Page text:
There’s an unmistakable electricity in the college air when Ofsted comes to call – you can almost feel the tension prickle your skin. The first reaction is often a dark, group hysteria, the kind usually reserved for a beloved royal’s death or the introduction of a new IT system.
Mostly that gives way to the sunlight of clarity. Leaders rise from their reclining chairs, find their spotlight and unite with their peers in a single laser focus on one goal: doing well. And like many before us, our college was consumed with that.
You know the well-worn teacher joke?
Ofsted, I’ve come to observe your teaching.
No, of course you don’t. Because THERE ISN’T ONE. Ofsted inspections aren’t filed under funny. Ever.
Quick read: 24 slides which set out Ofsted's plans
Need to know: The new inspection framework
Background: Why I am leaving teaching
We had Ofsted in last week. At one point, I knew the inspector was in the classroom next door. I adopted the brace position and prepared myself for impact, but the knock never came.
Honestly, I wasn't particularly arsed in the run-up to the Ofsted inspection. Not that I wasn’t wholly invested in doing my best, I’d just got everything I needed to do done. It was just a case of waiting and seeing if my classroom door would be knocked on.
While I tried to carry on as normal, my students knew we might get a visit. Ofsted hysteria grips everyone in the building, not just the staff. Even though they knew that the inspectors would be looking at my performance and not theirs, they still weren’t happy and said they would refuse.
Carry on as normal
I told them it doesn't work like that and they grudgingly backed down. Although the thought of them pointing at the door and booming "NO" to an inspector gave me a right old chuckle. On reflection, missing that spectacle was a bit disappointing for both of us. Nothing unites teachers and students like Ofsted.
Later in the week, I was talking to a colleague who did receive the knock and she spoke of a lovely inspector joining her session who made the experience as smooth and reassuring as it could possibly be. As we swapped notes about inspection memories from years gone by, she reminded me of a mutual colleague. He was a lovely bloke, family man, hardworking, who cared about the students and deserved every promotion he got, of which there were many. He went on to join the legion of Her Majesty’s Inspectors.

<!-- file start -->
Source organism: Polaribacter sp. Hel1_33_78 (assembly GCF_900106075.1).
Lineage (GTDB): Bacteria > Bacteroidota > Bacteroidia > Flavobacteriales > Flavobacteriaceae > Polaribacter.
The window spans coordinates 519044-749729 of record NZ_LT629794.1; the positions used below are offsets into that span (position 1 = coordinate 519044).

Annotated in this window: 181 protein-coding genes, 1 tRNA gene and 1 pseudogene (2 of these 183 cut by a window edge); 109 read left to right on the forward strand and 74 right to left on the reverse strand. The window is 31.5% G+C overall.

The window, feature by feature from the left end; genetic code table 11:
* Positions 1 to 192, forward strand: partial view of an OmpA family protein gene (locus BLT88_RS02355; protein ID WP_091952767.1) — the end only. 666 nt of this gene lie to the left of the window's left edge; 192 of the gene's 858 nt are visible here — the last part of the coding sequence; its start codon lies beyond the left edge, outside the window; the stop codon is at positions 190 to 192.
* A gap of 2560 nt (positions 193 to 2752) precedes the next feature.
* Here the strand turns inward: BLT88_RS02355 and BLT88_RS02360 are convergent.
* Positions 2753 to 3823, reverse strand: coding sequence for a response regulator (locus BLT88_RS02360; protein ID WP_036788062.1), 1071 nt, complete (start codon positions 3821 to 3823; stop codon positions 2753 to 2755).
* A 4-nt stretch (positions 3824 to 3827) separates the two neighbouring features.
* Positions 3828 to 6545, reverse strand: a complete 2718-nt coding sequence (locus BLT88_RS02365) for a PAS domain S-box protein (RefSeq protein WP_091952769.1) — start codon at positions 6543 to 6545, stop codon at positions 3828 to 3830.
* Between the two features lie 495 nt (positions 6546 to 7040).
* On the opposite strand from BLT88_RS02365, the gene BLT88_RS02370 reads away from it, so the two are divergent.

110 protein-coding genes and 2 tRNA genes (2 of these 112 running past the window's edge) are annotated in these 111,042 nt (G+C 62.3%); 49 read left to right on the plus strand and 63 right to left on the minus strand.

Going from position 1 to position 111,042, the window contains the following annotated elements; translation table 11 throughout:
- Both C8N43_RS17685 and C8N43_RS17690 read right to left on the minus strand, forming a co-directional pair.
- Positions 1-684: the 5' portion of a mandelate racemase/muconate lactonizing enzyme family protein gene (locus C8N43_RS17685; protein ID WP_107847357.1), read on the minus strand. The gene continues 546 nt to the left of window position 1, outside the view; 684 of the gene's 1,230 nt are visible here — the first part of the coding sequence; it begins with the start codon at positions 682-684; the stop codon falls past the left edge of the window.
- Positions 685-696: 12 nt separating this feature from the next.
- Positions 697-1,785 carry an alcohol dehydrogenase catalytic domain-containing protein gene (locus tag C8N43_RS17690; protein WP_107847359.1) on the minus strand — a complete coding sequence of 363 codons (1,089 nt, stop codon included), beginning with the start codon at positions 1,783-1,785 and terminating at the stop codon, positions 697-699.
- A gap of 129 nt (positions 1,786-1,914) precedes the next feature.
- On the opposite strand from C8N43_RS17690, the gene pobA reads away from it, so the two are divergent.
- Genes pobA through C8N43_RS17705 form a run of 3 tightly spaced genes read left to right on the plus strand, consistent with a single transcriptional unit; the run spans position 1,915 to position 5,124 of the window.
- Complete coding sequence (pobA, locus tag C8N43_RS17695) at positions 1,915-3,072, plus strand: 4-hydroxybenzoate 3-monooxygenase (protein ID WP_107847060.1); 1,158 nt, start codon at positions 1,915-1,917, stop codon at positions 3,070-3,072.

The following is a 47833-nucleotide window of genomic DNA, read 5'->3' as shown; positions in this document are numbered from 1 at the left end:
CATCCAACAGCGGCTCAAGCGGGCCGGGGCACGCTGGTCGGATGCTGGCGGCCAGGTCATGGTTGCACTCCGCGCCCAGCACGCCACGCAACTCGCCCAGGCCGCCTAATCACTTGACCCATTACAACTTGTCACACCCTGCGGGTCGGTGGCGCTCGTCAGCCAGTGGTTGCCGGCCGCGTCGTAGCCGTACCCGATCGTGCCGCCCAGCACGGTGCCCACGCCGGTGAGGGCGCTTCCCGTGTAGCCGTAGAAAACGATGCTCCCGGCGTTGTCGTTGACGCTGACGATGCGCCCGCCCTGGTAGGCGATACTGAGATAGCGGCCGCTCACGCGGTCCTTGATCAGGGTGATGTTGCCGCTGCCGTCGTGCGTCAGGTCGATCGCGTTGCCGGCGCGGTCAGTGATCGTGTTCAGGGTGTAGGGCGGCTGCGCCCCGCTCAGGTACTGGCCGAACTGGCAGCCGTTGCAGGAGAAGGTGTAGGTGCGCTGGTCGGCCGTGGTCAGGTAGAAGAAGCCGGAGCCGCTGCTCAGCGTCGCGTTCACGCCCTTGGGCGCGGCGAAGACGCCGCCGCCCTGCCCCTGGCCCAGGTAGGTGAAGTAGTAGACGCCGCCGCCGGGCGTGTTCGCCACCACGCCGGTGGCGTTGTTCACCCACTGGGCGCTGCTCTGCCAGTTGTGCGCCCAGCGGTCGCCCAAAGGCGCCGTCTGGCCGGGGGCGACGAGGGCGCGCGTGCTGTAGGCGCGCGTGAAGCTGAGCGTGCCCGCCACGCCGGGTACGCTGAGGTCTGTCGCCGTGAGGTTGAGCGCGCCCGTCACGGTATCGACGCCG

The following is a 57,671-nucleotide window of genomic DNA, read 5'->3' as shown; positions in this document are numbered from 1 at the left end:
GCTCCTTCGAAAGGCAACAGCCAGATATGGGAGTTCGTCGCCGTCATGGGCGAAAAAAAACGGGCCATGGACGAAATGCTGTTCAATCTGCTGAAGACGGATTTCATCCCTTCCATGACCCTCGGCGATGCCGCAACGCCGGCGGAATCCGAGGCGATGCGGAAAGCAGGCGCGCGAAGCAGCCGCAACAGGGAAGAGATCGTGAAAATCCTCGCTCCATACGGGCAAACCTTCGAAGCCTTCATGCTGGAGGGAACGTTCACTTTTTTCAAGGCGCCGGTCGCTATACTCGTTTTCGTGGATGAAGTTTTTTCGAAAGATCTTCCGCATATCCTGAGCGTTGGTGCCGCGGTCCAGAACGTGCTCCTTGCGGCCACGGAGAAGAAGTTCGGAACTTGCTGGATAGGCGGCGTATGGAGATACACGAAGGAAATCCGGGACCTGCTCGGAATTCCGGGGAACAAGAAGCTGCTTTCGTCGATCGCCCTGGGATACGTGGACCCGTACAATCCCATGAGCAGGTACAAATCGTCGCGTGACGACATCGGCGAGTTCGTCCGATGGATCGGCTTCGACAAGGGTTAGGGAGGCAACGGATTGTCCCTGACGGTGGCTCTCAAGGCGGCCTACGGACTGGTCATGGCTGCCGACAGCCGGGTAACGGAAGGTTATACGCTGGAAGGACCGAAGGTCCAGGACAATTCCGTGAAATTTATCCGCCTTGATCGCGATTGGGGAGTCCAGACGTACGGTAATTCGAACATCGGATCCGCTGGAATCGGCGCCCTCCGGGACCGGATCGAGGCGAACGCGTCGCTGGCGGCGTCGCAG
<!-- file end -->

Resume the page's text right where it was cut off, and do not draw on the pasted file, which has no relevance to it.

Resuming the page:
There was one thing about him, however… He was really good-looking. I don’t mean, he was OK. I mean, he was A-list matinee idol, who-the-hell-is-that, can-I-eat-my-dinner-off-you-please handsome. While I can enjoy an aesthetic appreciation of a work of art, I can usually still function after having looked at it. It wasn’t the case for all my peers and his presence would sometimes leave them Jane Austened all over a fainting couch, in a fit of giggles, with their pants a-rattling.
Ofsted: a necessary...event
An Ofsted inspection is a necessary ev… ev…. event. You have only to consider the value placed on Ofsted as a parent choosing a school to remember that they aren't the enemy. In fact, their presence can generate a real strength, a feeling of community.
And at a time in history when things are more divided than ever, it makes me smile to think of the unity that a knock from Ofsted can bring. Who’d have thought that, in a nation torn asunder by politics, teams of professionals who care deeply about what they’re doing can bind together to do the very best they can
Sarah Simons works in colleges and adult community education in the East Midlands and is the director of UKFEchat. She tweets @MrsSarahSimons